Coffee has become part of the lifestyle of urban communities in Indonesia’s big cities, including Bandung. The market vacancy between instant coffee (sachets) and high-end cafes with a price range of IDR 30,000 and above, in recent years, has been successfully filled by coffee shops that we are familiar with a contemporary coffee shop or es kopi kekinian.


Highlighting express service, small space, and basic formula: coffee, milk, cream, and brown sugar; This type of coffee shop is popular with young and old people because in addition to the matter of taste, a short customer journey (suitable for urban people who are very mobile) and of course the price is friendly, ranging between IDR 15,000 – IDR 25,000.


Several contemporary coffee shop names are also favored by connoisseurs of artisan coffee, for the choice of premium coffee beans and various ways of serving, equipped with qualified barista skills. In most cases, baristas and shop owners certainly receive high appreciation if the coffee is served according to the taste buds of customers. But how many of us know the farmers who cultivate and harvest the coffee we are drinking? Did they receive enough rewards and appreciation for their efforts?


Carrying the Infinite Story of Farmer’s theme, Noka Coffee comes up to answer these questions. Located on Jalan Bali No.15, a few steps from SMA Negeri 5 Bandung – Noka invites coffee connoisseurs to get closer and appreciate the farmers who produce the coffee beans they are enjoying.


The journey of this first branch of Noka begins with various coffees from Kerinci Regency, Jambi Province, Sumatra. There are four farmers whose coffee is enshrined as a product name, namely:

· Kopi Susu Pak Tumino (Kerinci)

· Kopi Susu Mas Sur (Kerinci)

· Kopi Susu Pak Agung (Sungai Penuh)

· Kopi Susu Mak Santi (Sungai Penuh)



Each coffee from the farmers’ fields has its uniqueness, for example, Pak Tumino’s coffee planted in Kayu Aro – at an altitude of 1600 meters above sea level, right at the foot of the highest active volcano in Sumatra, Mount Kerinci. Pak Tumino’s coffee was once a finalist in the Indonesian specialty coffee contest and has its characteristics because it is very supported by the elements of soil nutrients that are very good as it is located at the foot of Mount Kerinci. Then there is also Mak Santi. This female farmer’s field is located on Sungai Penuh, about 45 km from Pak Tumino’s farm. Mak Santi has one coffee process that is highly idolized, namely the honey process, and also the fine Robusta wash – which in 2018 became a finalist in a specialty coffee contest in Yogyakarta and won the runner-up position.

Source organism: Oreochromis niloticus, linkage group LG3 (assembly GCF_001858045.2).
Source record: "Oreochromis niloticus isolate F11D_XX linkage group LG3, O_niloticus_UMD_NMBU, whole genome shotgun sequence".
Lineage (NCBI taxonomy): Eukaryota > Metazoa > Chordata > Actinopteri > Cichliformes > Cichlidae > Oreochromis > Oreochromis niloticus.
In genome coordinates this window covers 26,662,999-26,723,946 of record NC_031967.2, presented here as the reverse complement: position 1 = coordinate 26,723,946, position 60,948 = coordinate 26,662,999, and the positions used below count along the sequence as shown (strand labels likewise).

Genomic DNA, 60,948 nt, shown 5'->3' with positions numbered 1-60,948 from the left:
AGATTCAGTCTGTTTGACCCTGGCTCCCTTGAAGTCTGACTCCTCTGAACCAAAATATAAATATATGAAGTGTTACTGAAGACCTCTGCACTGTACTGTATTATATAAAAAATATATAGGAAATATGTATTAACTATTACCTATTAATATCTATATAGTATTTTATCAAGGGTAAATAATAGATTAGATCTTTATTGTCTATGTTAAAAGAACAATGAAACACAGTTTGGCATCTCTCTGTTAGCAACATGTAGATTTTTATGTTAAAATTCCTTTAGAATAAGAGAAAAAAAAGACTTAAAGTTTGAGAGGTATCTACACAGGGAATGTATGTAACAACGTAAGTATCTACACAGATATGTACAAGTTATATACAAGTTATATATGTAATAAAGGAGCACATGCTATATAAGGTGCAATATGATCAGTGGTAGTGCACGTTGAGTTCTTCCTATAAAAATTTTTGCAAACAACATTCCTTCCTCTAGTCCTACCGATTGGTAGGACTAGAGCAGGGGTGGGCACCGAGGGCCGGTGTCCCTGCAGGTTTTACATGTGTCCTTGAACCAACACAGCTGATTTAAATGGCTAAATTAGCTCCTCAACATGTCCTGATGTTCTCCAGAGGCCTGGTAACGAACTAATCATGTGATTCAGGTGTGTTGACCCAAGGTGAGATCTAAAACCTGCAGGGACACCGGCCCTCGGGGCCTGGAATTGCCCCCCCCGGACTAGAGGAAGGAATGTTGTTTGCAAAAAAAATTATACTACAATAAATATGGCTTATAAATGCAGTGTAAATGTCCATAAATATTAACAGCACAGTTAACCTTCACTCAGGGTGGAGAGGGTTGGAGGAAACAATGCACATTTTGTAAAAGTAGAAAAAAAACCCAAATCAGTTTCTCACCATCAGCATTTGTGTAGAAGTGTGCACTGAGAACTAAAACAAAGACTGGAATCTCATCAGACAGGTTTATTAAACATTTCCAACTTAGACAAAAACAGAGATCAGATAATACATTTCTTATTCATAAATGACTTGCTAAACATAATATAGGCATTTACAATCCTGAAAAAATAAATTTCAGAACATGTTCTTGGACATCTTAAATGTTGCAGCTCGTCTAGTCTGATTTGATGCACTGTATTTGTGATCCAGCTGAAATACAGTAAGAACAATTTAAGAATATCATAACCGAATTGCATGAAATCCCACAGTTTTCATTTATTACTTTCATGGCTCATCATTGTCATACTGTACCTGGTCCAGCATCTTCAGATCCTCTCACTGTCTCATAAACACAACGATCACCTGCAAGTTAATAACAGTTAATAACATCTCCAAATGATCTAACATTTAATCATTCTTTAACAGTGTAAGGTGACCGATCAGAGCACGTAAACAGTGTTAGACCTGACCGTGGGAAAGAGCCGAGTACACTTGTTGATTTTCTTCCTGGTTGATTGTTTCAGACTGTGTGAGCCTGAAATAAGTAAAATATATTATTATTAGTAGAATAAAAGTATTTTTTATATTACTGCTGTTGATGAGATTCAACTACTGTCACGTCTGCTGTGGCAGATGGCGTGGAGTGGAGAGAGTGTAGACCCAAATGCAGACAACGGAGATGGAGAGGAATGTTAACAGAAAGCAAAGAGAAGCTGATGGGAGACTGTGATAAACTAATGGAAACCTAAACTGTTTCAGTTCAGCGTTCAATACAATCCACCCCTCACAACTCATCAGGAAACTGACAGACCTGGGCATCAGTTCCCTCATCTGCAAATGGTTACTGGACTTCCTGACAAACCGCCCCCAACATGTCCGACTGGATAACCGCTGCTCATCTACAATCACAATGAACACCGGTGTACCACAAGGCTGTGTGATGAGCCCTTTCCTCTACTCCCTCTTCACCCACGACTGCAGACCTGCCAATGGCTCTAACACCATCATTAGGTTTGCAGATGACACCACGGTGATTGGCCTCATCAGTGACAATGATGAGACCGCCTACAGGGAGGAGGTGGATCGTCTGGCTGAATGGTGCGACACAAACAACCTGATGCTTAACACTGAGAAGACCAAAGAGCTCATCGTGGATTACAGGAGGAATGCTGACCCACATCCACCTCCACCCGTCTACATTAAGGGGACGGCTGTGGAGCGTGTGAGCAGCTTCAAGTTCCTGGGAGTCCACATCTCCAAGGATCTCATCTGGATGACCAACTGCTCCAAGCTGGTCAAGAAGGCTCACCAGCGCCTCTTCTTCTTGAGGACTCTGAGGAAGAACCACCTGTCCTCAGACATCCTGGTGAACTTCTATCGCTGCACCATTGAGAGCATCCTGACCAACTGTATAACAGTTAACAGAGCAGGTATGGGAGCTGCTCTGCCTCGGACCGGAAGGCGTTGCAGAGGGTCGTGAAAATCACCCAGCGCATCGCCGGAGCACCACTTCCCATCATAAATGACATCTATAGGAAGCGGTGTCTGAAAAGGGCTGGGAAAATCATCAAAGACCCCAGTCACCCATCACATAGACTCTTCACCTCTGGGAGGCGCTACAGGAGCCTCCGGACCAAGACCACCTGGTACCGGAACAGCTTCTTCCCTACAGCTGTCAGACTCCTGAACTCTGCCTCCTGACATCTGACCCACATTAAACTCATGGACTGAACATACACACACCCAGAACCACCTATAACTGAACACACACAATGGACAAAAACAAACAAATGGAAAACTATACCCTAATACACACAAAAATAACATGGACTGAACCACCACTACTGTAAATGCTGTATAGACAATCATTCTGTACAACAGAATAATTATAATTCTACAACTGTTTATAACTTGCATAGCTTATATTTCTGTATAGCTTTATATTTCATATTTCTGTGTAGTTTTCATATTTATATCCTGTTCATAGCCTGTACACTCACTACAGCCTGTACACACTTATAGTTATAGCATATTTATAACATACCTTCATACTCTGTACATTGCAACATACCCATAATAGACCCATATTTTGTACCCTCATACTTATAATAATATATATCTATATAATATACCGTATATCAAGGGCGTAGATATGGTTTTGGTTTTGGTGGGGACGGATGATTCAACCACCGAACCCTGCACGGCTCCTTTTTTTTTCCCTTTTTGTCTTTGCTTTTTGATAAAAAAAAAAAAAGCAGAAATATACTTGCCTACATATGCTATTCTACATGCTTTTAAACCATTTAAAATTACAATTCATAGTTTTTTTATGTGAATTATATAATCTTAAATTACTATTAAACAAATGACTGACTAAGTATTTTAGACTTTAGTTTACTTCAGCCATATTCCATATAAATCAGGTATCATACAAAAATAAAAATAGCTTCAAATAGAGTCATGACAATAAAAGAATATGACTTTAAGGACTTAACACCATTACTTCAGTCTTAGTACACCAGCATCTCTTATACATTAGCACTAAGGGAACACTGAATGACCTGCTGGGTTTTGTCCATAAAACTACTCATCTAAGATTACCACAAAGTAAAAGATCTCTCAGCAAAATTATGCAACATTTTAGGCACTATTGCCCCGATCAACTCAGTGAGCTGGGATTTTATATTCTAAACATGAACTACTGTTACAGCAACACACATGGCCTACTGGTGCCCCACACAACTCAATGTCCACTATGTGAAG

There is a certain reason why Kerinci coffee became Noka’s starting point. Noka’s CEO and Co-Founder, Panji Abdiandra, is a native guy of Kerinci. In the 2015-2017 period, he focused on upstream Kerinci coffee business, connecting farmers with buyers throughout Indonesia and the global market.



“Pak Tumino, Mak Santi, and these Kerinci farmers have long contributed to the wheels of the regional economy due to the stable quality of their coffee beans, which is popular with the export market. Then I thought, it would be nice if the customer could get to know them and give appreciation. Being a farmer is a very potential employment opportunity for young people, therefore we want to showcase farmers who are already successful in Indonesia so that they can inspire young people to better appreciate the profession and hopefully aspire to become farmers. Finally, we are also creating a system where customers can provide tips for farmers that they like for their products – so it’s not just baristas that getting the compliments,” said the Certified Roaster licensee from SCAI (Specialty Coffee Association of Indonesia).

In addition to Kerinci, Noka will also raise the profile of coffee, tea and cocoa farmers from various regions in Indonesia – to supply Noka’s stalls which will be established in Jakarta, Jambi, Makassar, and South Tangerang soon. “Currently we are exploring cooperation with several farmers in Papua, Toraja, and Gayo. The most important thing is sustainability. How can these farmers supply stable quality and quantity of coffee throughout the year, because we need at least 1 ton of coffee a month and it keeps growing each day as the new branches open,” said Rendrian Maharsya, Marketing Director of Noka.


There are still many stories about Indonesian farmers that Noka is willing to share with coffee lovers. One of the big dreams that are now being discussed by the Noka team is the use of blockchain technology, this system aims to create transparency and traceability. Later, each glass served by Noka will have its QR Code – where customers can know when, where and by whom the coffee is harvested, roasted until brewed. In addition to simply providing a different customer experience, this technology aims to oversee the journey of coffee beans from upstream to downstream – to ensure a sustainable business for farmers, distributors, and coffee shop owners.